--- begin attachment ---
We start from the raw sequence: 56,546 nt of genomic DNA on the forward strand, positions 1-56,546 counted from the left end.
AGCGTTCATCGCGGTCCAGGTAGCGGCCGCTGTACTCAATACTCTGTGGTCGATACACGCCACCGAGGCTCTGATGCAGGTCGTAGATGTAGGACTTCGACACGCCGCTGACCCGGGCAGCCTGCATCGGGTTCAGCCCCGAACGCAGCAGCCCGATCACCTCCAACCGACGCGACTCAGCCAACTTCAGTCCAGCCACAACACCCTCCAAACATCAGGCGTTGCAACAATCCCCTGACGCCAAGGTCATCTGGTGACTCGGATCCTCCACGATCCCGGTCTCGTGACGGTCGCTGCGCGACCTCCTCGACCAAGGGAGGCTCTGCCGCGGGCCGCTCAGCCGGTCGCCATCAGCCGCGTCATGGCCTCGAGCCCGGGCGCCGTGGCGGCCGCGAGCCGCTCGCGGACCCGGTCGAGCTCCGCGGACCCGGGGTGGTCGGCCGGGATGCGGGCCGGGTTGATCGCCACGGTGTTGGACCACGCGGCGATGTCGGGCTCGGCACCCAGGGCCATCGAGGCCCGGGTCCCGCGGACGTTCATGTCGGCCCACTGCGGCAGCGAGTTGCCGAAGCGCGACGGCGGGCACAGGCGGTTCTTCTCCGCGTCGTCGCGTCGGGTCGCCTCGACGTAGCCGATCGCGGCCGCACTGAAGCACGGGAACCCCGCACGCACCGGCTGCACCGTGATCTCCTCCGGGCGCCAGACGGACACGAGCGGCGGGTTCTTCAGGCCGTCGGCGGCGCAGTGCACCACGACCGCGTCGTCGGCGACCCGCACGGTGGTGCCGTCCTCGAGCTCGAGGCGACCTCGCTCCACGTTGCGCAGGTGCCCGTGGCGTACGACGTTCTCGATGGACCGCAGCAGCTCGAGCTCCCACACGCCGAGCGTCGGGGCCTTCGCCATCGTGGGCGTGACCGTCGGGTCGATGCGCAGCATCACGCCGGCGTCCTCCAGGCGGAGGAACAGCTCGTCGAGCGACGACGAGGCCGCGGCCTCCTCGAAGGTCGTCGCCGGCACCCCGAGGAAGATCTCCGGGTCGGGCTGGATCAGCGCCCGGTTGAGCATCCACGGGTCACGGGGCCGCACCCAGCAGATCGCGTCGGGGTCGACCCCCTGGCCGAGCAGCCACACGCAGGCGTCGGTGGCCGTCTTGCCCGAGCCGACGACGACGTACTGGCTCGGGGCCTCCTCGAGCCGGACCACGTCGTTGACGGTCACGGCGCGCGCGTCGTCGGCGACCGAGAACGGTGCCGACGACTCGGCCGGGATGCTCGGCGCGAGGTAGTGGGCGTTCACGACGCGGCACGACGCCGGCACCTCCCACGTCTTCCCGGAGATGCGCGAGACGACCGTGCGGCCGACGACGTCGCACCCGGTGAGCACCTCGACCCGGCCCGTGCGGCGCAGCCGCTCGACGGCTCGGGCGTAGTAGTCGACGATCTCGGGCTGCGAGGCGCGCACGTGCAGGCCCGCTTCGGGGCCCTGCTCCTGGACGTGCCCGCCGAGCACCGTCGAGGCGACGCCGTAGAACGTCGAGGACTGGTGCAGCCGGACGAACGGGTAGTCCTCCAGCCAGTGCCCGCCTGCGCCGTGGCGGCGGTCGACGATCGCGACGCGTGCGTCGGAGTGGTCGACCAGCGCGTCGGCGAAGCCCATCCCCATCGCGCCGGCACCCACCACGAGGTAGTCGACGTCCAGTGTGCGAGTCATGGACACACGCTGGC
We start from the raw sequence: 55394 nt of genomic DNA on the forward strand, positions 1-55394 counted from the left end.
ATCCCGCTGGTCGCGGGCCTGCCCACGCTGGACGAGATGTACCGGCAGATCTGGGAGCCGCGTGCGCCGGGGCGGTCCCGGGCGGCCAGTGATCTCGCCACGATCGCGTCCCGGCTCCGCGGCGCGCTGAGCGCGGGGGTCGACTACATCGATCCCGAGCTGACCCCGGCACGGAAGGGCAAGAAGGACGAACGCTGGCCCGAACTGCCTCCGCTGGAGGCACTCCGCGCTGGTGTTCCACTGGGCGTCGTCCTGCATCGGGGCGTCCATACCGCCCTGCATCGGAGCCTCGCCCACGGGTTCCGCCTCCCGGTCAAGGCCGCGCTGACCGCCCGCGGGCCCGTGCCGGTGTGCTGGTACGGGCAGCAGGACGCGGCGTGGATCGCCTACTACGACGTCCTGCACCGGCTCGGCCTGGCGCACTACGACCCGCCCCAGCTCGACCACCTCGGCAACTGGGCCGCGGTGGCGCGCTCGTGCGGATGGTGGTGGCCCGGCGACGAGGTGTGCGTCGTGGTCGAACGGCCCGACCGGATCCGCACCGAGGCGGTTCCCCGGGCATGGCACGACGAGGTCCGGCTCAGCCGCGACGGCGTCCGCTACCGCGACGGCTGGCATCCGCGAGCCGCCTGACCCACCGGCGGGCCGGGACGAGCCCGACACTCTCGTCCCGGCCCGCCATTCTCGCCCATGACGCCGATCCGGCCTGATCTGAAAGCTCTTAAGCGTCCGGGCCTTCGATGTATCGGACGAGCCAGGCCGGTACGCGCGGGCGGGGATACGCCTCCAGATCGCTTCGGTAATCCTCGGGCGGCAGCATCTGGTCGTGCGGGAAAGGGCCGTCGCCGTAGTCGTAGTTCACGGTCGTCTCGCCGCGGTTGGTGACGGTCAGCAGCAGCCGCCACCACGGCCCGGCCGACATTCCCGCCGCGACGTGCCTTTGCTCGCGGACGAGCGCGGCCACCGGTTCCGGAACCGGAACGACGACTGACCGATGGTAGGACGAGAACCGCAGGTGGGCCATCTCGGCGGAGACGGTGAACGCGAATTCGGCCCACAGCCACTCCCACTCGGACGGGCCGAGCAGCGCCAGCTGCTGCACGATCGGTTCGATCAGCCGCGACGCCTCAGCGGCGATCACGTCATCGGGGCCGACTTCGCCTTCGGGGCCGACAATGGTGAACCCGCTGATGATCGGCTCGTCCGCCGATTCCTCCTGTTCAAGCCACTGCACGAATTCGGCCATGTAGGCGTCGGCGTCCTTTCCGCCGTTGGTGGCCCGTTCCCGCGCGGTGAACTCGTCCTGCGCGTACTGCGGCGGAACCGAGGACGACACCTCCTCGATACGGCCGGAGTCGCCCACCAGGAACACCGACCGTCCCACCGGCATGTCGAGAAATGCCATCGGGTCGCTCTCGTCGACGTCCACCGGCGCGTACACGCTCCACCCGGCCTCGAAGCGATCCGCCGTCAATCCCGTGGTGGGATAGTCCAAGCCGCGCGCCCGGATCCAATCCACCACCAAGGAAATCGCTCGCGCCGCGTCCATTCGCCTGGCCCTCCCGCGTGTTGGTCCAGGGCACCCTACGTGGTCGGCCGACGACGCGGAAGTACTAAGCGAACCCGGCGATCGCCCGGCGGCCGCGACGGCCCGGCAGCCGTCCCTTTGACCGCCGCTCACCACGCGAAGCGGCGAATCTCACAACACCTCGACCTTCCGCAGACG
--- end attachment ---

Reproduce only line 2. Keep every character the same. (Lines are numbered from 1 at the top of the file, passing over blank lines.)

AGCGTTCATCGCGGTCCAGGTAGCGGCCGCTGTACTCAATACTCTGTGGTCGATACACGCCACCGAGGCTCTGATGCAGGTCGTAGATGTAGGACTTCGACACGCCGCTGACCCGGGCAGCCTGCATCGGGTTCAGCCCCGAACGCAGCAGCCCGATCACCTCCAACCGACGCGACTCAGCCAACTTCAGTCCAGCCACAACACCCTCCAAACATCAGGCGTTGCAACAATCCCCTGACGCCAAGGTCATCTGGTGACTCGGATCCTCCACGATCCCGGTCTCGTGACGGTCGCTGCGCGACCTCCTCGACCAAGGGAGGCTCTGCCGCGGGCCGCTCAGCCGGTCGCCATCAGCCGCGTCATGGCCTCGAGCCCGGGCGCCGTGGCGGCCGCGAGCCGCTCGCGGACCCGGTCGAGCTCCGCGGACCCGGGGTGGTCGGCCGGGATGCGGGCCGGGTTGATCGCCACGGTGTTGGACCACGCGGCGATGTCGGGCTCGGCACCCAGGGCCATCGAGGCCCGGGTCCCGCGGACGTTCATGTCGGCCCACTGCGGCAGCGAGTTGCCGAAGCGCGACGGCGGGCACAGGCGGTTCTTCTCCGCGTCGTCGCGTCGGGTCGCCTCGACGTAGCCGATCGCGGCCGCACTGAAGCACGGGAACCCCGCACGCACCGGCTGCACCGTGATCTCCTCCGGGCGCCAGACGGACACGAGCGGCGGGTTCTTCAGGCCGTCGGCGGCGCAGTGCACCACGACCGCGTCGTCGGCGACCCGCACGGTGGTGCCGTCCTCGAGCTCGAGGCGACCTCGCTCCACGTTGCGCAGGTGCCCGTGGCGTACGACGTTCTCGATGGACCGCAGCAGCTCGAGCTCCCACACGCCGAGCGTCGGGGCCTTCGCCATCGTGGGCGTGACCGTCGGGTCGATGCGCAGCATCACGCCGGCGTCCTCCAGGCGGAGGAACAGCTCGTCGAGCGACGACGAGGCCGCGGCCTCCTCGAAGGTCGTCGCCGGCACCCCGAGGAAGATCTCCGGGTCGGGCTGGATCAGCGCCCGGTTGAGCATCCACGGGTCACGGGGCCGCACCCAGCAGATCGCGTCGGGGTCGACCCCCTGGCCGAGCAGCCACACGCAGGCGTCGGTGGCCGTCTTGCCCGAGCCGACGACGACGTACTGGCTCGGGGCCTCCTCGAGCCGGACCACGTCGTTGACGGTCACGGCGCGCGCGTCGTCGGCGACCGAGAACGGTGCCGACGACTCGGCCGGGATGCTCGGCGCGAGGTAGTGGGCGTTCACGACGCGGCACGACGCCGGCACCTCCCACGTCTTCCCGGAGATGCGCGAGACGACCGTGCGGCCGACGACGTCGCACCCGGTGAGCACCTCGACCCGGCCCGTGCGGCGCAGCCGCTCGACGGCTCGGGCGTAGTAGTCGACGATCTCGGGCTGCGAGGCGCGCACGTGCAGGCCCGCTTCGGGGCCCTGCTCCTGGACGTGCCCGCCGAGCACCGTCGAGGCGACGCCGTAGAACGTCGAGGACTGGTGCAGCCGGACGAACGGGTAGTCCTCCAGCCAGTGCCCGCCTGCGCCGTGGCGGCGGTCGACGATCGCGACGCGTGCGTCGGAGTGGTCGACCAGCGCGTCGGCGAAGCCCATCCCCATCGCGCCGGCACCCACCACGAGGTAGTCGACGTCCAGTGTGCGAGTCATGGACACACGCTGGC